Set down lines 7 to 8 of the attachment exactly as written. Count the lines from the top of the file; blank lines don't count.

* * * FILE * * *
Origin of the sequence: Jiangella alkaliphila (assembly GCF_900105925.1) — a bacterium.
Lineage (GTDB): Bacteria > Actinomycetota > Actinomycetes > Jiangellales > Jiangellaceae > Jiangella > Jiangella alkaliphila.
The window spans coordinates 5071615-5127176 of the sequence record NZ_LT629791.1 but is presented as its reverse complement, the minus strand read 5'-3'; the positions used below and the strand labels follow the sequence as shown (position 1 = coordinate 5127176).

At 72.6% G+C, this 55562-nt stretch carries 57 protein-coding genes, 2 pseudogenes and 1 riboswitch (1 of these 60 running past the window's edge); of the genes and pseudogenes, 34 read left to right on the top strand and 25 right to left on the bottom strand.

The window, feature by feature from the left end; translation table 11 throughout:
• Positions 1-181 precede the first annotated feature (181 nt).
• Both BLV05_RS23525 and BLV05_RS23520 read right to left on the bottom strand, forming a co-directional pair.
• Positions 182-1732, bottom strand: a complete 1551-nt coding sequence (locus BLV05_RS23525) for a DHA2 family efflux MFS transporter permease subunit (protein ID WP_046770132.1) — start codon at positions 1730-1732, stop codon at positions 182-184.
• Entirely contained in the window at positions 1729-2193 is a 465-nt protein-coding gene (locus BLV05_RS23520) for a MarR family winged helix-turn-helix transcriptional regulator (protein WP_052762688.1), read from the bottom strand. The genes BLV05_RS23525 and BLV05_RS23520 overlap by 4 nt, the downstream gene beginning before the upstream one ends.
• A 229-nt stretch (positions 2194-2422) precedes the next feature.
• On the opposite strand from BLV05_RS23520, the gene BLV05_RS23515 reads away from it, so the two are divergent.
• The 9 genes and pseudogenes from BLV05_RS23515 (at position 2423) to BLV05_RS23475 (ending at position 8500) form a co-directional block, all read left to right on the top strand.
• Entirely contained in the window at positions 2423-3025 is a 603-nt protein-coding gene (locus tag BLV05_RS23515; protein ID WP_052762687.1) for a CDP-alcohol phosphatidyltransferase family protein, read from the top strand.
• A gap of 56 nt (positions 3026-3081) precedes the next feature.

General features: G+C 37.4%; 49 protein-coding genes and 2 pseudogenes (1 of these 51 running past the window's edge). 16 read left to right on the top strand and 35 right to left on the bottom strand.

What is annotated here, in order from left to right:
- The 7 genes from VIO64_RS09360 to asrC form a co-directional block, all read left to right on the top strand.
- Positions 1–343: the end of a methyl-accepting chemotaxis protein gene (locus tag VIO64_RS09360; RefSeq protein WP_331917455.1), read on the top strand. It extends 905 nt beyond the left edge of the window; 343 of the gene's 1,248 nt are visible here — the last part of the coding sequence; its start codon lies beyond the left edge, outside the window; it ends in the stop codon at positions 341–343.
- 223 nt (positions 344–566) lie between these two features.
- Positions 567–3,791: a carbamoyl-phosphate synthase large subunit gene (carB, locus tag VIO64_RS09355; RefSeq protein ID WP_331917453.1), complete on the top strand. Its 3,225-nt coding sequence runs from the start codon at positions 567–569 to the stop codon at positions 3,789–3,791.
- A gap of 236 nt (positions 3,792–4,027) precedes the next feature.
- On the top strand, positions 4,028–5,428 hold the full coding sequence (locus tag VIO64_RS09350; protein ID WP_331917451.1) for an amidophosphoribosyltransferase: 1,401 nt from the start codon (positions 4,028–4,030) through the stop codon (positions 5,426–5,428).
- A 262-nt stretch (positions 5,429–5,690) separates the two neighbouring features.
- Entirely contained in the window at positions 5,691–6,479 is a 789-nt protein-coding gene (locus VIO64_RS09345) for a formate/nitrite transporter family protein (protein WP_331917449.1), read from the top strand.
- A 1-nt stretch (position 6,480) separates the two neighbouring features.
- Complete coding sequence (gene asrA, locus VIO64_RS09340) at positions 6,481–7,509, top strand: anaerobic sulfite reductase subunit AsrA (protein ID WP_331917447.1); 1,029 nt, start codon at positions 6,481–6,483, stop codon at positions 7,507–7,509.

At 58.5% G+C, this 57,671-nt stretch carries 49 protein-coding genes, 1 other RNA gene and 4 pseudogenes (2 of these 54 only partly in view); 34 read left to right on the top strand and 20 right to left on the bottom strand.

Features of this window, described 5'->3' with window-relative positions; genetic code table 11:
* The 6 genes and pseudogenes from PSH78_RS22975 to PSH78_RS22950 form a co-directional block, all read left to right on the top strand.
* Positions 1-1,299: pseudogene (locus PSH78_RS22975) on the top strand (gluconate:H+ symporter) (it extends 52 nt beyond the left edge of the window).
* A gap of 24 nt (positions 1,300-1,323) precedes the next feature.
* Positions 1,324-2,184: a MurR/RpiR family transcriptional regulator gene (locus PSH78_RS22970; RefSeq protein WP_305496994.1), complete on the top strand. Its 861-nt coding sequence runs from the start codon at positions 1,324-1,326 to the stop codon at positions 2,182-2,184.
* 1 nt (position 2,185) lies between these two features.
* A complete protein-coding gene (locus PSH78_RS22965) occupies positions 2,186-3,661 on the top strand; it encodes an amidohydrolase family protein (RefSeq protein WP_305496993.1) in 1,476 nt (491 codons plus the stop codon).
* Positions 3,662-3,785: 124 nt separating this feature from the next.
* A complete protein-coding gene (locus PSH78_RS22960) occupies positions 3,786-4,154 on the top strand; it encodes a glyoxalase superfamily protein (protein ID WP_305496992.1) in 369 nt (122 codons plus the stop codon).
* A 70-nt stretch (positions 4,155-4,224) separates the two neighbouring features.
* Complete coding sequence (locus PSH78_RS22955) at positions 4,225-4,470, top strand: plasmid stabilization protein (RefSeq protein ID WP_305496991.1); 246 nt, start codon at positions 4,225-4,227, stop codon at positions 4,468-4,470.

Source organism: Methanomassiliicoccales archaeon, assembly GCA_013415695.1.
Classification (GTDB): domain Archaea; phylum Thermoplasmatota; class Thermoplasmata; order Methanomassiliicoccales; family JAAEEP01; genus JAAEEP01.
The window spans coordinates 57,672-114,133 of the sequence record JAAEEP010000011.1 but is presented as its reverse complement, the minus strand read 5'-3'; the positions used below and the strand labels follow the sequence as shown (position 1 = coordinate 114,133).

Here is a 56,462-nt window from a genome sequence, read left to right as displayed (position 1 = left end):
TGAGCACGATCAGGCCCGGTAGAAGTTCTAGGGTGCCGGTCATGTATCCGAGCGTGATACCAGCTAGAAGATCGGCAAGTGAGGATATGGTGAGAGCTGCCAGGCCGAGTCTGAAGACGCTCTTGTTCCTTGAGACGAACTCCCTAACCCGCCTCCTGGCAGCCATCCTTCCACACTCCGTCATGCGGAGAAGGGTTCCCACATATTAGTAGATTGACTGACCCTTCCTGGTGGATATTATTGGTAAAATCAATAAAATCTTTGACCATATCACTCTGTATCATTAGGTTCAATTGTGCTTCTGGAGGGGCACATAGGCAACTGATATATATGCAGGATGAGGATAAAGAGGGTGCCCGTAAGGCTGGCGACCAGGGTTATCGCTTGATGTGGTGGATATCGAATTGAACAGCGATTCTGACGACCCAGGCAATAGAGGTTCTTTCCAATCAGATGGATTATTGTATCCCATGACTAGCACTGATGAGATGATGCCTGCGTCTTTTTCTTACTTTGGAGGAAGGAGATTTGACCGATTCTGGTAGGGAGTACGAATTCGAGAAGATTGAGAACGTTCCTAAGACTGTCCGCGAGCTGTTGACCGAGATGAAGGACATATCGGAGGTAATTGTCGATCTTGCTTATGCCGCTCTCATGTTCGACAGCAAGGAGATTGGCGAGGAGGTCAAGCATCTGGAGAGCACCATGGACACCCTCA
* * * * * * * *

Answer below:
• Both BLV05_RS23525 and BLV05_RS23520 read right to left on the bottom strand, forming a co-directional pair.
• Positions 182-1732, bottom strand: a complete 1551-nt coding sequence (locus BLV05_RS23525) for a DHA2 family efflux MFS transporter permease subunit (protein ID WP_046770132.1) — start codon at positions 1730-1732, stop codon at positions 182-184.